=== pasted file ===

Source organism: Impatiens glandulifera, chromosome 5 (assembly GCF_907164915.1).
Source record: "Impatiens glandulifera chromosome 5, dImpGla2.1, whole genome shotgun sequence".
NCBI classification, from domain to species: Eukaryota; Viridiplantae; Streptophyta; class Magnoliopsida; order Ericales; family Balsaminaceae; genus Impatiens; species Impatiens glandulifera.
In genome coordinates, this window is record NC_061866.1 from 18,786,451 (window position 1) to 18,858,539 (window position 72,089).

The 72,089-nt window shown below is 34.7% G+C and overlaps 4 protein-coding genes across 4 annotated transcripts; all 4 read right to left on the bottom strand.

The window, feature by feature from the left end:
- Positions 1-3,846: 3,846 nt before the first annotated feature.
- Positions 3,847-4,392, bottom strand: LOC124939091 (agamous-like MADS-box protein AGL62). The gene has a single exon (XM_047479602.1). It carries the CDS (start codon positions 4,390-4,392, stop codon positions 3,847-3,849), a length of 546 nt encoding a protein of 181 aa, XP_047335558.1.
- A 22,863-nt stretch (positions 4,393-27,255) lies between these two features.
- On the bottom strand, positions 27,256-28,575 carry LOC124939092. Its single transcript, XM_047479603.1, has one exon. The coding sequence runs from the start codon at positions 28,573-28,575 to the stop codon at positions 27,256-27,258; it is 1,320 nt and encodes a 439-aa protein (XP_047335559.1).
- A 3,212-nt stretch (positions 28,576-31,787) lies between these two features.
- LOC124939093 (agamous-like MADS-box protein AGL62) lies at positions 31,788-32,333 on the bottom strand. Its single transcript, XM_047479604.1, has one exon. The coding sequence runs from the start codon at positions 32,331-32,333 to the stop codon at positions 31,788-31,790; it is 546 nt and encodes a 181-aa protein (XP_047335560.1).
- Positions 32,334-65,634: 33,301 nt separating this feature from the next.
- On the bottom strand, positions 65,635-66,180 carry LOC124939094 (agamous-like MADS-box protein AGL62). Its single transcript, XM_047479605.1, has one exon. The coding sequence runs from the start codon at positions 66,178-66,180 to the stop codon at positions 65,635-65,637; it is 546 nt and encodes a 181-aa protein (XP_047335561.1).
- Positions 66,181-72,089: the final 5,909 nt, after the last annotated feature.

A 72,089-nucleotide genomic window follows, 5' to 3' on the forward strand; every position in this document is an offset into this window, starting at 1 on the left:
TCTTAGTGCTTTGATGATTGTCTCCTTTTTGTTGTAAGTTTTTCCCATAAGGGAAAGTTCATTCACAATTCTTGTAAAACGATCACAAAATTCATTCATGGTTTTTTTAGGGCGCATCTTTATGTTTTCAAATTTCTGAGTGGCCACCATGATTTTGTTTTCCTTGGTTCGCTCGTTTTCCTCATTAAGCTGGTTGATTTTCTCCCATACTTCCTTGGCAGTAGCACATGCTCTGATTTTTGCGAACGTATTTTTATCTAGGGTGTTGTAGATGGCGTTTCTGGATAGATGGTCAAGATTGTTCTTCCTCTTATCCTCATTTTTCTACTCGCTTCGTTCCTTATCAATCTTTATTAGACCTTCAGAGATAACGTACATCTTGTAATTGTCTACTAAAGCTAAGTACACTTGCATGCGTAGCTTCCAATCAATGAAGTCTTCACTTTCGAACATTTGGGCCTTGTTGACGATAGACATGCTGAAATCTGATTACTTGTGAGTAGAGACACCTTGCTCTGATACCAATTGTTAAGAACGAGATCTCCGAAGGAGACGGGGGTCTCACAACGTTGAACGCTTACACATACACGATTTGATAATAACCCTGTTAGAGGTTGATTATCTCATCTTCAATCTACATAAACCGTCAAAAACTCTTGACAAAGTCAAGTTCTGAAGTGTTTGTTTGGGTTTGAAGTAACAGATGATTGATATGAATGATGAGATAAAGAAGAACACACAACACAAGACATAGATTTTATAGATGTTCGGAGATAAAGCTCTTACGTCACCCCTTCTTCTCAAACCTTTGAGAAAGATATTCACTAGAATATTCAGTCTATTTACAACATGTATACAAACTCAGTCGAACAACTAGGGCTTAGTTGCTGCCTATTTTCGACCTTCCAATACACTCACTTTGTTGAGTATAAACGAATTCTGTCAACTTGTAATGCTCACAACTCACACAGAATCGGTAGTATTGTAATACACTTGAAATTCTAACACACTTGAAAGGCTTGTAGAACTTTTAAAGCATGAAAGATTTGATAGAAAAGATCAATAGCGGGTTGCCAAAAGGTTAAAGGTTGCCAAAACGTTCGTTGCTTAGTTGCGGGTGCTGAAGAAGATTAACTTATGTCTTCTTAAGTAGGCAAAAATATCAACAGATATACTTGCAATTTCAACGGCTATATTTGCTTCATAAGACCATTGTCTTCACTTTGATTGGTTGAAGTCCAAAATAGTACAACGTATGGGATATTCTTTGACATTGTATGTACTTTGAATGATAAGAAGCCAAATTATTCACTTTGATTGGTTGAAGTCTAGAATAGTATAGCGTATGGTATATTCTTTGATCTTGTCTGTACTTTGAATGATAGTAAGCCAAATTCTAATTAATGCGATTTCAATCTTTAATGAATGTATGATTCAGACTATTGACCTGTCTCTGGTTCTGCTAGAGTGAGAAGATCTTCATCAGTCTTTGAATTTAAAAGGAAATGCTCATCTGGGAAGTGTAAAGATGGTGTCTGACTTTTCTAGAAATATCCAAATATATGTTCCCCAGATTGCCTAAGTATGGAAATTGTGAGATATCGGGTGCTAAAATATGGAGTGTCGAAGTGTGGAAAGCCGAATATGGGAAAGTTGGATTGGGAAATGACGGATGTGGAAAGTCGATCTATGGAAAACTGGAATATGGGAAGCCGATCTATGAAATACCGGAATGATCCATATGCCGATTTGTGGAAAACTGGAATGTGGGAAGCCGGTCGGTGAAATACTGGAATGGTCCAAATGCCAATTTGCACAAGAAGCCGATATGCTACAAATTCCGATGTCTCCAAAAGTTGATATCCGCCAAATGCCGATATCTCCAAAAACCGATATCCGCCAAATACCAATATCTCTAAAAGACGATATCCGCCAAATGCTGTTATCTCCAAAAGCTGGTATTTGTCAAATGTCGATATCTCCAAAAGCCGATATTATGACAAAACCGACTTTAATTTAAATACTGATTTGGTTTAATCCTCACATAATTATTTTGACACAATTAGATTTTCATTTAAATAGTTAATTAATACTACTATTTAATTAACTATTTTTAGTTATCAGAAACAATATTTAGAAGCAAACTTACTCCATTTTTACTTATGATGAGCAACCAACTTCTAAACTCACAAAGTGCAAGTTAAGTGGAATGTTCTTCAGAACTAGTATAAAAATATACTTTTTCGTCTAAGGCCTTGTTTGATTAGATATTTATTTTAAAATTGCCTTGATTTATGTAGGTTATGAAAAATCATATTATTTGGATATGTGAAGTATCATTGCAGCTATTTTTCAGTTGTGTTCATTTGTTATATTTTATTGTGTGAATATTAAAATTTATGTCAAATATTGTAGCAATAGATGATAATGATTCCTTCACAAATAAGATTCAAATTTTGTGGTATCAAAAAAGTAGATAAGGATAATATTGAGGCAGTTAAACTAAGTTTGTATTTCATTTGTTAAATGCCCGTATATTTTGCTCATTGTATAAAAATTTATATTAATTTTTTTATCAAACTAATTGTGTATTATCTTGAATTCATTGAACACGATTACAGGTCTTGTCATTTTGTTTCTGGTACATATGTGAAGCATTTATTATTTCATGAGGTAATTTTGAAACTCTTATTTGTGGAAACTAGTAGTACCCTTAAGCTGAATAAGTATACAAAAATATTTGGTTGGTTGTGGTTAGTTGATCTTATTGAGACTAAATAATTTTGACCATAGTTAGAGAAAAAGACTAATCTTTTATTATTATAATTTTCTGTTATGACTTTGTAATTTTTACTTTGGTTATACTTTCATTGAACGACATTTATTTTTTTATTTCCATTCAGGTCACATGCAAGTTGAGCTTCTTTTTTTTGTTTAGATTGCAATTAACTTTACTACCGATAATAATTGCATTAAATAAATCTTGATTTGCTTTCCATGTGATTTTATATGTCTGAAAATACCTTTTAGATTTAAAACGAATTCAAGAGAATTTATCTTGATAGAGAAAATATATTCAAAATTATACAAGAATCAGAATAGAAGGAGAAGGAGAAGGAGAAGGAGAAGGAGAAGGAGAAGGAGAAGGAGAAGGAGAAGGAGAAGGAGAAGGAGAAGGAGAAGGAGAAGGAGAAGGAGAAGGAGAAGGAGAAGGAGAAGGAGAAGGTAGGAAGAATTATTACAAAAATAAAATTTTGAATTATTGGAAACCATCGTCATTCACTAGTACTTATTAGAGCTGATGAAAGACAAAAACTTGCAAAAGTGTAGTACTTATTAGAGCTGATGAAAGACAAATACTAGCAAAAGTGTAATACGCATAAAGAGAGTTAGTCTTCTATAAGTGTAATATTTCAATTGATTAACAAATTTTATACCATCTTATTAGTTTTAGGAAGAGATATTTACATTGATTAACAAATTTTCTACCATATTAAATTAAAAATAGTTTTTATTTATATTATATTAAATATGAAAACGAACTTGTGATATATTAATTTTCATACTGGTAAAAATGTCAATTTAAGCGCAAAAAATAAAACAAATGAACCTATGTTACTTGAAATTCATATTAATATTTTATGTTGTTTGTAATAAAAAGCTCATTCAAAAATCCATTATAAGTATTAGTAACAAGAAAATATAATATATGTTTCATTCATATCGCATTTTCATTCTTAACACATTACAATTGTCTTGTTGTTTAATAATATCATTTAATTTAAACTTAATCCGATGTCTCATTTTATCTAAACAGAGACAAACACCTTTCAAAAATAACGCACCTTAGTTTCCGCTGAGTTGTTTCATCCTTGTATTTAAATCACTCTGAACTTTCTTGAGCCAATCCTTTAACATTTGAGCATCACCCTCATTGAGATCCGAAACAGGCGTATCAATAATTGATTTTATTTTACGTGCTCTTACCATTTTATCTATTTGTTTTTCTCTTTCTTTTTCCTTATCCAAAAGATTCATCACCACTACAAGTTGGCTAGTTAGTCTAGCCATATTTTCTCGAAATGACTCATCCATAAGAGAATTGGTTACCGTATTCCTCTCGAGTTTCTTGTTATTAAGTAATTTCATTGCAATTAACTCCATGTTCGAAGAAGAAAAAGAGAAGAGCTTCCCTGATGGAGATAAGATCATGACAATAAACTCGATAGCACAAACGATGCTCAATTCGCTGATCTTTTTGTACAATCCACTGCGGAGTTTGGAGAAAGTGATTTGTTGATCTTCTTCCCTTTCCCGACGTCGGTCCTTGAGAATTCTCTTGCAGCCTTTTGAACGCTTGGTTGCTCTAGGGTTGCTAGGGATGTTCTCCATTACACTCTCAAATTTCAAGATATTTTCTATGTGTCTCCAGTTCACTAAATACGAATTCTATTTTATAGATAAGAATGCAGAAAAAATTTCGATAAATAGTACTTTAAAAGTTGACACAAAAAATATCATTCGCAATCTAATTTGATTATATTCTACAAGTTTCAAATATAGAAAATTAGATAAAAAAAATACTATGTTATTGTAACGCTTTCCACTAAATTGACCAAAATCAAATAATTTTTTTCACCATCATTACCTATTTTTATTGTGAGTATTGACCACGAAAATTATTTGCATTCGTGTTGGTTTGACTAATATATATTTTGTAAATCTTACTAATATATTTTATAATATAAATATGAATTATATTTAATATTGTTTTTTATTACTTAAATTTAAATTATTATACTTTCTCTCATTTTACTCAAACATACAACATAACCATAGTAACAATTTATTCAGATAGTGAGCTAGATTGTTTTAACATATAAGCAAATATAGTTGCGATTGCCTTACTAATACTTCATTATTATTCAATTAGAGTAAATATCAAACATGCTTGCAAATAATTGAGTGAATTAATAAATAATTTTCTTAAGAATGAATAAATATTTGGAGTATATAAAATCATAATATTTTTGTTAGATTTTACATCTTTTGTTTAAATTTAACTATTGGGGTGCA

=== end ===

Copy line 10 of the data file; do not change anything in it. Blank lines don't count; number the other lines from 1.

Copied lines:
- On the bottom strand, positions 27,256-28,575 carry LOC124939092. Its single transcript, XM_047479603.1, has one exon. The coding sequence runs from the start codon at positions 28,573-28,575 to the stop codon at positions 27,256-27,258; it is 1,320 nt and encodes a 439-aa protein (XP_047335559.1).